University of Maine scientist relies on OSC resources for data-intensive research on pathogen infections in wildlife

COLUMBUS, Ohio (Nov 7, 2023) — 

University of Maine scientist Pauline Kamath conducts research on the dynamics of infectious diseases that can spread among wildlife, with the use of the high performance computing (HPC) resources at the Ohio Supercomputer Center (OSC). Kamath, an associate professor of animal health, analyzes genetic, ecological, immunological and epidemiological data to study the evolution and transmission of harmful pathogens in animals to better understand how to treat and control infections.

Zeba in expasive field
Zebras provide a model for studying how anthrax may be transmitted across wildlife communities.

Prevention and control of pathogen infections may have widespread impacts on both animals and surrounding human populations. One example is Kamath's study on anthrax-infected zebra populations in southern Africa, where whole genome data from zebras are being used to identify genes associated with anthrax susceptibility. Due to the pathogen's ability to infect multiple species, understanding the evolution and transmissibility of anthrax is crucial to protect nearby livestock and human communities.

One data collection method employed by Kamath’s team involves taking tissue samples from their subjects from which all of the genomic DNA is extracted and sequenced within the sample without any specific criteria. This approach allows the researchers to gather large swaths of data for the identification of unknown pathogens associated with disease as well as pathogen surveillance.

In a recent project investigating a deer population with abnormally high rates of pneumonia-related deaths, the team is using this method to pinpoint the underlying cause, Kamath said.

View of a sample under microscope
Giesma stain of Bacillus anthracis cells from a blood smear collected from a wildlife anthrax mortality.

The scientific approach yields a large amount of data that would be unmanageable without external HPC resources.

“We rely on the high performance computing at OSC to filter through this data and compare it against massive pre-existing databases,” Kamath said.

When working with a large data set, storage and transfer can also become challenging. Kamath’s team utilizes the storage at OSC to back up their processed data, granting them an additional level of security and simultaneous remote access to the data.

The team includes graduate and undergraduate students at the University of Maine who do not have prior experience with HPC. OSC OnDemand, the Center’s implementation of its open-source HPC portal Open OnDemand, simplifies the complexities of computing, helping to reduce the barrier to access.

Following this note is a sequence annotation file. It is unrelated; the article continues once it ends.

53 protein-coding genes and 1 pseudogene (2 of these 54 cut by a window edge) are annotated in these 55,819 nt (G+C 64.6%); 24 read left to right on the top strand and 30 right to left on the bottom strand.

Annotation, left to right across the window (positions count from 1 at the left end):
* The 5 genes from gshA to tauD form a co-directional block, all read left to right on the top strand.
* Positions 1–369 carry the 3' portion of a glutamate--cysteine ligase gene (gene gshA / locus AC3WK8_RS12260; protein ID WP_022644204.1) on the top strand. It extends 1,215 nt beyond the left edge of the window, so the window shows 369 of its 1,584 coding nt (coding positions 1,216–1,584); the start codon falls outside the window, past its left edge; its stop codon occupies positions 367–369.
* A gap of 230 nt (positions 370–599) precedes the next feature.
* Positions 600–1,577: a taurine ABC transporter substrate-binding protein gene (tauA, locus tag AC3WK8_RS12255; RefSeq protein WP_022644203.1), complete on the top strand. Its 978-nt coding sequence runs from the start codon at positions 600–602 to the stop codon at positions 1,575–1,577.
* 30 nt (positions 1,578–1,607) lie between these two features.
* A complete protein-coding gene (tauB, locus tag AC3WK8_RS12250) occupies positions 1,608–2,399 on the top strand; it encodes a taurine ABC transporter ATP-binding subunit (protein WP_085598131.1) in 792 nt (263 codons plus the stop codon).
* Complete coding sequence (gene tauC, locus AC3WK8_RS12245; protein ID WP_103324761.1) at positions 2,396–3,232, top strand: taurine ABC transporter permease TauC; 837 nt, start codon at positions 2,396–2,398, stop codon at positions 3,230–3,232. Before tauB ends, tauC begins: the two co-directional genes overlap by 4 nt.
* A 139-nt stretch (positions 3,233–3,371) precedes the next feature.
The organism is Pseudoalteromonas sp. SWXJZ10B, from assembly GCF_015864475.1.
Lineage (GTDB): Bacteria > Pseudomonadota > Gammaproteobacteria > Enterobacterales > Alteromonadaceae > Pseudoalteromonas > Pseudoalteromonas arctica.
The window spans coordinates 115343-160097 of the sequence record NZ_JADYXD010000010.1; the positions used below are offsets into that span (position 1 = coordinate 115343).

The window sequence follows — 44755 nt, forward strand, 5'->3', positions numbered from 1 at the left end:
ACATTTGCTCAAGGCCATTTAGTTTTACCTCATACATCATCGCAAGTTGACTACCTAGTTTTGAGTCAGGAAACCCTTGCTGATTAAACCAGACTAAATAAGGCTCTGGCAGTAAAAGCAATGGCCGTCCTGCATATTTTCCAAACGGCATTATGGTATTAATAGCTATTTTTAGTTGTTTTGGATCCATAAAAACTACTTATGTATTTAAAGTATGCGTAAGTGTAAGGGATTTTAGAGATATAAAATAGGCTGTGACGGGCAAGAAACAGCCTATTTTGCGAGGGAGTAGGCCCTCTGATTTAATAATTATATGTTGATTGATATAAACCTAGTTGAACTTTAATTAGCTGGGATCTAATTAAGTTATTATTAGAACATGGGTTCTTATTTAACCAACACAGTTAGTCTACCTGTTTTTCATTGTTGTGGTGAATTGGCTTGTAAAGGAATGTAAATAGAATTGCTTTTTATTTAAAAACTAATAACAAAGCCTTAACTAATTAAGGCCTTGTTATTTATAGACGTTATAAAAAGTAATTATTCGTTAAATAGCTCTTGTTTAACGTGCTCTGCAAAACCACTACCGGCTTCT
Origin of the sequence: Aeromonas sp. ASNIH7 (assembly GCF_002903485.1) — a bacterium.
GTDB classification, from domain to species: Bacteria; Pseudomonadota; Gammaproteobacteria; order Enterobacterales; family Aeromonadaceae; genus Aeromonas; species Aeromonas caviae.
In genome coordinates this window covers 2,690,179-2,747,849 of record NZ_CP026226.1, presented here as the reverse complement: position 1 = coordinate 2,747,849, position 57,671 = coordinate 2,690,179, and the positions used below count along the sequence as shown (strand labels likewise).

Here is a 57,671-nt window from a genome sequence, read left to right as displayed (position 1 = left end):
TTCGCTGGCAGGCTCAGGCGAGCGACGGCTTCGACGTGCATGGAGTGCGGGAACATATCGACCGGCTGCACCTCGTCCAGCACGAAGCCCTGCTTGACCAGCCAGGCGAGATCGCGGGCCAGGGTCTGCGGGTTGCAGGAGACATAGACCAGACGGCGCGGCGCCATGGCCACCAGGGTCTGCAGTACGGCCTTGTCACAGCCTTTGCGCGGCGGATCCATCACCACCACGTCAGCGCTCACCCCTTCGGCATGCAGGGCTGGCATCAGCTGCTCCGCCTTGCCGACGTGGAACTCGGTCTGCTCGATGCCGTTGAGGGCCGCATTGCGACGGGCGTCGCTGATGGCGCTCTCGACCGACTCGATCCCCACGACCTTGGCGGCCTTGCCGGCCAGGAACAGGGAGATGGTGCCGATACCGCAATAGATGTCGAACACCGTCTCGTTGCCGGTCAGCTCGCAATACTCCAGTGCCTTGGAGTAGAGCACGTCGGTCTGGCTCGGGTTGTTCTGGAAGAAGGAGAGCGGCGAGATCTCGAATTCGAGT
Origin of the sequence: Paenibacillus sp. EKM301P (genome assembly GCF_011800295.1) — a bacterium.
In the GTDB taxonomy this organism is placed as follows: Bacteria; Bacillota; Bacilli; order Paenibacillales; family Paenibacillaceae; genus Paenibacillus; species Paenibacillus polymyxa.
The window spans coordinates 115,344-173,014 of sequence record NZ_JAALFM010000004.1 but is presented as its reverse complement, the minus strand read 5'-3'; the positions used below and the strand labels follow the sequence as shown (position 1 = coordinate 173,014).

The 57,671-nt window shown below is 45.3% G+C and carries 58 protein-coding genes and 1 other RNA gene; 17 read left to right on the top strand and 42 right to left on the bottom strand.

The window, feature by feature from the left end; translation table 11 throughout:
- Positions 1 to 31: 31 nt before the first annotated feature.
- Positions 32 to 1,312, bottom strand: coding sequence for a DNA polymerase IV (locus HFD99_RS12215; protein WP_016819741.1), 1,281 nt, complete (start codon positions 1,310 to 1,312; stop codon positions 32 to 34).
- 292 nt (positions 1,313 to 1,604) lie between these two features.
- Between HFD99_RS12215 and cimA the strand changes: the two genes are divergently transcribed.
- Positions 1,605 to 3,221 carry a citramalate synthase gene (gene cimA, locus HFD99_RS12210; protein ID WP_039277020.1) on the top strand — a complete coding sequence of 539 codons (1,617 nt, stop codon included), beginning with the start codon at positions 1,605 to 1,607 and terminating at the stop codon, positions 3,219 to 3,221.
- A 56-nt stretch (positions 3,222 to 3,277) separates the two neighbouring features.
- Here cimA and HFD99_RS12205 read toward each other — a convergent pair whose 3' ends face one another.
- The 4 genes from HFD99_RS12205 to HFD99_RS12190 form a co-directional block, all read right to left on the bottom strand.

“The interface was really helpful for a lot of students,” Kamath said. “Especially for undergraduates, I think it's a bit of a steep learning curve to learn without OnDemand.”

Kamath handles samples in laboratory in Etosha National Park, Namibia.
Kamath handles samples in a laboratory in Etosha National Park, Namibia.

As an academic researcher outside of the State of Ohio, Kamath’s access to OSC’s resources is unique. In 2019 the University of Maine Advanced Research Computing, Security and Information Management (ARCSIM) established a business relationship with OSC that grants faculty, staff and students at the institution access to OSC’s resources, said Kevin Wentworth, assistant director of ARCSIM.

ARCSIM's director, Shane Moeykens, has worked with OSC for 20 years, collaborating extensively in his previous role in the computer-aided engineering software industry. When the University of Maine sought HPC resources backed by dependable customer support to help onboard new users quickly, Moeykens’ positive experience with OSC helped to inform his decision to partner with the Center, Wentworth said.

The relationship between OSC and the University of Maine allows researchers like Kamath to become educated in HPC, conduct cutting-edge research and store their results safely. Without access to the resources OSC provides, much of this research would not be able to be completed, Kamath said.

“We have received very positive feedback from our current University of Maine researchers who have used or are using OSC for their research and will continue to support this platform for the foreseeable future,” Wentworth said. “The customer service and rapid response of OSC’s staff have been paramount to our success.”

About OSC: The Ohio Supercomputer Center (OSC) addresses the rising computational demands of academic and industrial research communities by providing a robust shared infrastructure and proven expertise in advanced modeling, simulation and analysis. OSC empowers scientists with the services essential to making extraordinary discoveries and innovations, partners with businesses and industry to leverage computational science as a competitive force in the global knowledge economy and leads efforts to equip the workforce with the key technology skills required for 21st century jobs.